Published by Oldcastle Books
Review by John Pilgrim
In this engaging and timely update to The Art of Wandering we are in the convivial company of Merlin Coverley, an author who has written on a variety of topics which will naturally intrigue many Folk Horror Revivalists, including hauntology, psychogeography and occult London.
In the preface to the new edition Coverley reflects on the increasing popularity of walking, not least as an antidote to the stresses of modern life. Many of us will have experienced the positive impact which walking can have in relation to our general sense of wellbeing and in helping us to make sense of our lives. In this book Coverley guides us through the historical legacy of the ‘writer-as-walker’ and surveys the work of contemporary authors, all of whom illustrate how walking, sensemaking and writing are intimately connected.
We learn how from the ancient world to the modern day, the role of the walker has continued to evolve, ‘from philosopher and pilgrim, vagrant and visionary, to experimentalist and radical’. The deceptively simple act of placing one foot in front of another is explored in the context of a rich literary tradition which encompasses writers such as Rousseau, De Quincy, Coleridge, Wordsworth, Clare, Thoreau, Edgar Allan Poe, Machen and Virginia Woolf. We learn too of the work and lives of those involved in twentieth century movements such as Dada, Surrealism and Situationism. Other perspectives are shared such as that of the anthropologist Tim Ingold who reflects on how walking and writing are closely coupled in movement, for ‘to walk is to journey in the mind as much as on the land: it is a deeply meditative practice’.
As well as the philosophical reflections on the relationship between walking and writing, I very much enjoyed the colourful anecdotes which are peppered throughout the book. Coverley explains how Charles Dickens had an extraordinary capacity for walking, on one occasion choosing to get out of bed at two in the morning and walk for thirty miles into the country for breakfast. Another account relays how Dickens often expected his dinner guests to join him for a walk of many miles across the city at night before eating.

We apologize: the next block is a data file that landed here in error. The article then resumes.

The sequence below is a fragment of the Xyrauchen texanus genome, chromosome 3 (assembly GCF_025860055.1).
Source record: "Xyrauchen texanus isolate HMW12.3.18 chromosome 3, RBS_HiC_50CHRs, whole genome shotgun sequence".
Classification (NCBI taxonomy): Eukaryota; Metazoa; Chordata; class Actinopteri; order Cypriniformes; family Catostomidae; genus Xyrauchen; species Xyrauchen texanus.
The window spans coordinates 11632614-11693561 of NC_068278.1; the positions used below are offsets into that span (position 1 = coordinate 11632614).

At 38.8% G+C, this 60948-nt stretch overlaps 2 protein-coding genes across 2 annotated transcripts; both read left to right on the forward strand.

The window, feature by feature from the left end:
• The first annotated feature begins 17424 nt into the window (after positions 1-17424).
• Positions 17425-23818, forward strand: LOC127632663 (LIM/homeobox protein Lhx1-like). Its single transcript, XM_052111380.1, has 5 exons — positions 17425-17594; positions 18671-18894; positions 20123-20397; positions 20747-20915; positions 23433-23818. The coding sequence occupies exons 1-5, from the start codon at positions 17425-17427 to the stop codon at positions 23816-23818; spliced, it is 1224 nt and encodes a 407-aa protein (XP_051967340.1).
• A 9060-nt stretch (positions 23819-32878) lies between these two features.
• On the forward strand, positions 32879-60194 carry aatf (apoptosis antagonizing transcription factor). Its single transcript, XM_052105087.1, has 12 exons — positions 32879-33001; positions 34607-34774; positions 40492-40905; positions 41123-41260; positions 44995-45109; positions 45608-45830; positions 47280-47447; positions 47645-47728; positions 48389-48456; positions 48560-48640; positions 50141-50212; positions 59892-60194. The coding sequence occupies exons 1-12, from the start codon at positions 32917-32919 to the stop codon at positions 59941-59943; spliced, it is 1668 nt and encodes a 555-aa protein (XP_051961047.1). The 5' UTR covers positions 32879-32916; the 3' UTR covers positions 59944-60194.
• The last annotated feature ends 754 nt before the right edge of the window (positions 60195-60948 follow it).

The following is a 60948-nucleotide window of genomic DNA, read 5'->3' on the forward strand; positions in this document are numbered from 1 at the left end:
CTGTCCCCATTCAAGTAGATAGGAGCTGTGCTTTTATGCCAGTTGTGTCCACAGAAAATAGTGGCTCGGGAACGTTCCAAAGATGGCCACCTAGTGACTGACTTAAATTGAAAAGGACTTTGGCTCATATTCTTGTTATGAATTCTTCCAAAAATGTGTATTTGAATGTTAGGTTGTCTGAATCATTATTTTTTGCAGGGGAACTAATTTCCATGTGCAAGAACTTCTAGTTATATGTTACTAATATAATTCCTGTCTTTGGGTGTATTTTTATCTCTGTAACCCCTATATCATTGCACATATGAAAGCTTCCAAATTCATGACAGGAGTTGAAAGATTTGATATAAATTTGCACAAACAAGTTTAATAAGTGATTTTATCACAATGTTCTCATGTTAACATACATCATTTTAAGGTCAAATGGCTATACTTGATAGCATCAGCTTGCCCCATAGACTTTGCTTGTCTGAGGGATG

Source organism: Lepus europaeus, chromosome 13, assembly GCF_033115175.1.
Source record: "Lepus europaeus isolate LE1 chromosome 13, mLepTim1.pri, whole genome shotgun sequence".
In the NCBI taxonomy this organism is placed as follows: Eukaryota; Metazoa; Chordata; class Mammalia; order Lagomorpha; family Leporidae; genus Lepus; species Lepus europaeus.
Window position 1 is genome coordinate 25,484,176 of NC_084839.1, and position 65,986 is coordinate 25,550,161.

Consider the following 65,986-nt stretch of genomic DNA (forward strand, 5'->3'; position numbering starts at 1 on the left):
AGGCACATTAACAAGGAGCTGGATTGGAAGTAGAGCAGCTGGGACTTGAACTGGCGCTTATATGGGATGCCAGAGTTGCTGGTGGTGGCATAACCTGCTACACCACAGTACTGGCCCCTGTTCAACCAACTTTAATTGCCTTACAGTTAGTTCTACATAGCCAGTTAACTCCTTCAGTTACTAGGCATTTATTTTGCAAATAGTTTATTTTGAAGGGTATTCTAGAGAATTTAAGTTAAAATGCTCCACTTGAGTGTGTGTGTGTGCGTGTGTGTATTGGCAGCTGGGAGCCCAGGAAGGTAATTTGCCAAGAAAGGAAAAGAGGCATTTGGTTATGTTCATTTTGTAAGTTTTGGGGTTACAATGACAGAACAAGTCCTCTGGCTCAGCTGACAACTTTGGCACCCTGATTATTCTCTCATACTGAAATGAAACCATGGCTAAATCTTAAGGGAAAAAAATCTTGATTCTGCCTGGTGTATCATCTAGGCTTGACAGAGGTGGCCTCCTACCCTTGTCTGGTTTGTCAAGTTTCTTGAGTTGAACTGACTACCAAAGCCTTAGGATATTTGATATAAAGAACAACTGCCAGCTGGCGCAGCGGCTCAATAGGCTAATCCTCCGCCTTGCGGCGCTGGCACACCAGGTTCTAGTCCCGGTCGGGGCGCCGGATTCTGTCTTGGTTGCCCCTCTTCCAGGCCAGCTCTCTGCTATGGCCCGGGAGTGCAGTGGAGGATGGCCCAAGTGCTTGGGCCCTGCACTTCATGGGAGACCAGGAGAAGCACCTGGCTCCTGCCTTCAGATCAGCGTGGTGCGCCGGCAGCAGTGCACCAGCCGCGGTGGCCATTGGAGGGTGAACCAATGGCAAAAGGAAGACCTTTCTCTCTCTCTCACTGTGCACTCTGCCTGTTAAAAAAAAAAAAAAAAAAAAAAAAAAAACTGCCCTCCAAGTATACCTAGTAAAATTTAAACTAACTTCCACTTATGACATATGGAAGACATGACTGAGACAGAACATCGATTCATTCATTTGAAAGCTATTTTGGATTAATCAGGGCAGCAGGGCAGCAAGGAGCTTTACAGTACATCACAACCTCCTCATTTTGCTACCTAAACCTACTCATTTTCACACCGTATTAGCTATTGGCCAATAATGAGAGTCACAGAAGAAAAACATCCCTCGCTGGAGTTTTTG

As might be expected given the author’s related work, some time is taken to explore the foundations and contrasting traditions of psychogeography, the space where psychology and geography intersect. Throughout the book an illuminating approach is taken to the use of literary extracts. One such example is that taken from ‘Introduction to a Critique of Urban Geography’ by Guy Debord for whom the psychogeographer, ‘like the skilled chemist, is able both to identify and distil the varied ambiences of his environment’, not least through walking in the form the aimless drift or dérive which enables the practitioner to determine the emotional characteristics of particular zones in the city in a way which would not otherwise be possible.
Several writers highlighted in The Art of Wandering will be of particular interest to those with an interest in horror. One such writer is Arthur Machen, author of The Great God Pan, who Coverley considers to be of equal significance as a literary walker to William Blake, De Quincey (Confessions of an English Opium-Eater) and Dickens.
Portrait of Arthur Machen by John Coulthart
Machen spent many years walking through the streets of London, frequently around Gray’s Inn Road but also further afield and often without direction, overwhelmed by a sense of awe bordering on sheer terror at the city’s dark undercurrents and occult associations. Coverley explains how much of Machen’s work can be seen as a strategy to combat this sense of dread and gain mastery over London’s streets by walking them, and through this knowledge overcoming their menace. Here Coverley draws a vivid picture of Machen as ‘the solitary walker seeking an escape from the labyrinth, yet fated to spend a lifetime in doing so’.